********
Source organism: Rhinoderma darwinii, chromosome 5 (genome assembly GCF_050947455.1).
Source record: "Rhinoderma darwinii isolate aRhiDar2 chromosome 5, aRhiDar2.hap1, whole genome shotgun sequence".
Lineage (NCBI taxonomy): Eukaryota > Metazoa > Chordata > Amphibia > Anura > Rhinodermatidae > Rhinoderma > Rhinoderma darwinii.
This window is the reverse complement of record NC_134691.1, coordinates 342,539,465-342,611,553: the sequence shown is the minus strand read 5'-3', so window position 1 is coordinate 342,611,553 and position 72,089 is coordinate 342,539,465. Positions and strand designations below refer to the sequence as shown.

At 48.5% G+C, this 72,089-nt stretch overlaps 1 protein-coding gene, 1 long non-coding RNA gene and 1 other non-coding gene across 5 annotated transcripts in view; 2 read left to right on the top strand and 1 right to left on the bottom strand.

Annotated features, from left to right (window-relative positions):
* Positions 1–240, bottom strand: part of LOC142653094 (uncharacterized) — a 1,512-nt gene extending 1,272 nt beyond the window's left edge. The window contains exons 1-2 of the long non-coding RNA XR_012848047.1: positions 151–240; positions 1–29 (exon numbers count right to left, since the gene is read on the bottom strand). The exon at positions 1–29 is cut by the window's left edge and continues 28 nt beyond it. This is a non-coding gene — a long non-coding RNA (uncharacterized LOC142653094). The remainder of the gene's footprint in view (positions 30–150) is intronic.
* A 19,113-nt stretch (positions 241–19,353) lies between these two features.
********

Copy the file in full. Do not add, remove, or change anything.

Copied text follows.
Source organism: Rhinoderma darwinii, chromosome 5 (genome assembly GCF_050947455.1).
Source record: "Rhinoderma darwinii isolate aRhiDar2 chromosome 5, aRhiDar2.hap1, whole genome shotgun sequence".
Lineage (NCBI taxonomy): Eukaryota > Metazoa > Chordata > Amphibia > Anura > Rhinodermatidae > Rhinoderma > Rhinoderma darwinii.
This window is the reverse complement of record NC_134691.1, coordinates 342,539,465-342,611,553: the sequence shown is the minus strand read 5'-3', so window position 1 is coordinate 342,611,553 and position 72,089 is coordinate 342,539,465. Positions and strand designations below refer to the sequence as shown.

At 48.5% G+C, this 72,089-nt stretch overlaps 1 protein-coding gene, 1 long non-coding RNA gene and 1 other non-coding gene across 5 annotated transcripts in view; 2 read left to right on the top strand and 1 right to left on the bottom strand.

Annotated features, from left to right (window-relative positions):
* Positions 1–240, bottom strand: part of LOC142653094 (uncharacterized) — a 1,512-nt gene extending 1,272 nt beyond the window's left edge. The window contains exons 1-2 of the long non-coding RNA XR_012848047.1: positions 151–240; positions 1–29 (exon numbers count right to left, since the gene is read on the bottom strand). The exon at positions 1–29 is cut by the window's left edge and continues 28 nt beyond it. This is a non-coding gene — a long non-coding RNA (uncharacterized LOC142653094). The remainder of the gene's footprint in view (positions 30–150) is intronic.
* A 19,113-nt stretch (positions 241–19,353) lies between these two features.